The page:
In a February editorial about the buildup of cyberattacks between the United States and Iran, The New York Times quoted President Obama’s observation that, compared with conventional weaponry, cyberweapons provide “no clear line between offense and defense.” Thus, getting into the enemy’s networks to exploit its weakness and disable its ability to attack you is both offense and defense. Citing “major banks, Sony Pictures Entertainment, [and] an electrical utility,” the newspaper observed that such recent examples reveal that even corporate computer systems once considered impregnable are vulnerable to attack.
In the borderless world of information technology, in fact, computer-security specialists and corporate risk managers have begun working on the assumption that it’s impossible for companies to keep their networks completely free from penetration. Given that reality, they’re zeroing in on the need to detect hackers once they’re inside the system and respond to the attack, rather than just focusing on sealing networks from every possible breach.
“Traditionally, cybersecurity has been focused on the front protection piece,” including internal controls, employee training, and firewalls, according to Heather Crofford, CFO of shared services at Northrop Grumman, the big aerospace and defense contractor. For Northrop and many other companies, however, “detection, response, and recovery are where the increasing investment needs to be,” she says.
But what kinds of solutions should companies invest in, and how much should they invest? The answers to those questions are complicated by companies’ relative lack of experience with cyber risk and the lack of widely available information about the impact that hacker attacks are having on company balance sheets.
Even more challenging is the problem of keeping up with the ever-shifting techniques of hackers. “Once hackers get in, the attack becomes automated. They’re using a machine-written automation system that’s going at a speed at which they can shut down your system and exploit and change data extremely quickly,” says Crofford.
Yet, complex as the issues are that must be tackled in determining how much of an investment to make to mitigate cyber risk, risk management experts agree on the first step finance chiefs should take: Assess the risk—first by gaining a firm grasp of the company’s data assets, then by ranking them in order of their value to the company.
“Look at the relative importance that different information or applications have to the business in terms of the amount they contribute to revenue or the cost that would be incurred if that asset were not available,” advises James Cebula, technical manager of cyber risk management at the CERT Division of the Software Engineering Institute at Carnegie Mellon University. “This allows you to make informed decisions about your overall level of risk and how much you’re comfortable with as an organization.”
That, however, may be the easy part of the assessment. Much tougher is gauging the likelihood that a company’s most valued data will be threatened—that is, how alluring a target is it for cybercriminals? To answer that question, a growing number of insurance-related firms are developing models of the risk fed by data on corporate cyber break-ins. The models represent a chance for finance chiefs and risk managers to get a better sense of their companies’ risks of being hacked.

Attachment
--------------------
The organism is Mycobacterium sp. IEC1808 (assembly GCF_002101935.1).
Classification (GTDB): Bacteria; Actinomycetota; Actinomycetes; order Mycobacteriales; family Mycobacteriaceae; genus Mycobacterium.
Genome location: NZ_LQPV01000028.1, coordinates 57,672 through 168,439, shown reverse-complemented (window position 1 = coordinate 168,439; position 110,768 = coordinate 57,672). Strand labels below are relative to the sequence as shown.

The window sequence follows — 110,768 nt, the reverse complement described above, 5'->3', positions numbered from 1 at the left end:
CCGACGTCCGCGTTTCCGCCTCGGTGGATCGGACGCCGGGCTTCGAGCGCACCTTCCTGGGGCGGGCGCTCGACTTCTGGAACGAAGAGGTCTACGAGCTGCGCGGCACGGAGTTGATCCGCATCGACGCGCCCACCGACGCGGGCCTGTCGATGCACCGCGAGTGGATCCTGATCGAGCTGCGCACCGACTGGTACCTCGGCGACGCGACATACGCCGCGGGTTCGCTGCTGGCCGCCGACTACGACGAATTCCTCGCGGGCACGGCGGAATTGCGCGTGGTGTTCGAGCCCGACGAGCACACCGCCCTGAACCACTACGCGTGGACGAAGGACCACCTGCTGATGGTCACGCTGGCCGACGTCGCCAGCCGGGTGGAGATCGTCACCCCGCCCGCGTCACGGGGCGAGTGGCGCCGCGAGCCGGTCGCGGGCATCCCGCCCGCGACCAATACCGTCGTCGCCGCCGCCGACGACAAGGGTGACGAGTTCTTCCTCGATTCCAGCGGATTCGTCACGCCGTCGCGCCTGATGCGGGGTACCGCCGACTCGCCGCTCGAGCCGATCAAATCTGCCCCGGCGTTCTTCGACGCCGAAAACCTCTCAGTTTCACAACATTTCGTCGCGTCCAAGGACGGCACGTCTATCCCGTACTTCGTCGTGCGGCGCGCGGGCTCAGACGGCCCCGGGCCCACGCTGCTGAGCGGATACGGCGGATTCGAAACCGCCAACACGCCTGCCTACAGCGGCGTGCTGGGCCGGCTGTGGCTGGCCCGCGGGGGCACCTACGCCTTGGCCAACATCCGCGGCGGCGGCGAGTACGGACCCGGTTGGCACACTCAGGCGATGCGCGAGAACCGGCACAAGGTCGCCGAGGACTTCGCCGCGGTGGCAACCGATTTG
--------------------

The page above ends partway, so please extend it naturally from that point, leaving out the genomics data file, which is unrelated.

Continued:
The history of cyberattacks is short, however, and information of which such events can cost a company is hard to come by. Relative to hazards like earthquakes, fires, and lawsuits—not to mention economic perils like capital-market volatility—the threat of bad actors breaking into computer systems and stealing vital information or creating havoc is in its infancy. Unlike, say, the knowledge amassed about hurricanes in the United States, which have been tracked for about 165 years, data about corporate cybercrime has only been recorded since the emergence of the Internet as a vehicle of commerce in the mid-1990s.
But the short duration of cybercrimes has been partly balanced by its intensifying frequency in recent years. Scott Stransky, manager and principal scientist at AIR Worldwide, a catastrophe-modeling software firm that has developed a prototype model aimed at measuring cyber risks, notes that hurricanes have been relatively infrequent. Between 1900 and 2010, only 284 hurricanes struck the U.S. mainland, according to the National Oceanic and Atmospheric Administration. In contrast, AIR’s prototype cybermodel is based on 4,500 events.
By the time AIR’s full model hits the market in the next two or three years, the firm is “hoping to go an order of magnitude higher in the number of events” used, Stransky says. “These events are happening very frequently, which of course has its disadvantages. But it also means that there’s a lot of data out there,” he adds. “It’s just hard to get hold of.”
Unlike data on hurricanes, which can be downloaded for free from the National Hurricane Center website, nobody produces such a full, readily available data set for cyberattacks, according to Stransky. Thus the firm and other risk modelers must accumulate and tailor raw data from various insurance industry sources. AIR’s model currently uses only publicly available information, but the firm hopes to tap the far more robust private insurance industry databases.
Those databases are a particularly apt source for cyber incidents, because insurers collect vast portfolios of property and liability claims information that span the gamut of corporate clients and industries. For risk modelers’ purposes, the data is particularly useful because it can reflect the risks overlapping many corporations.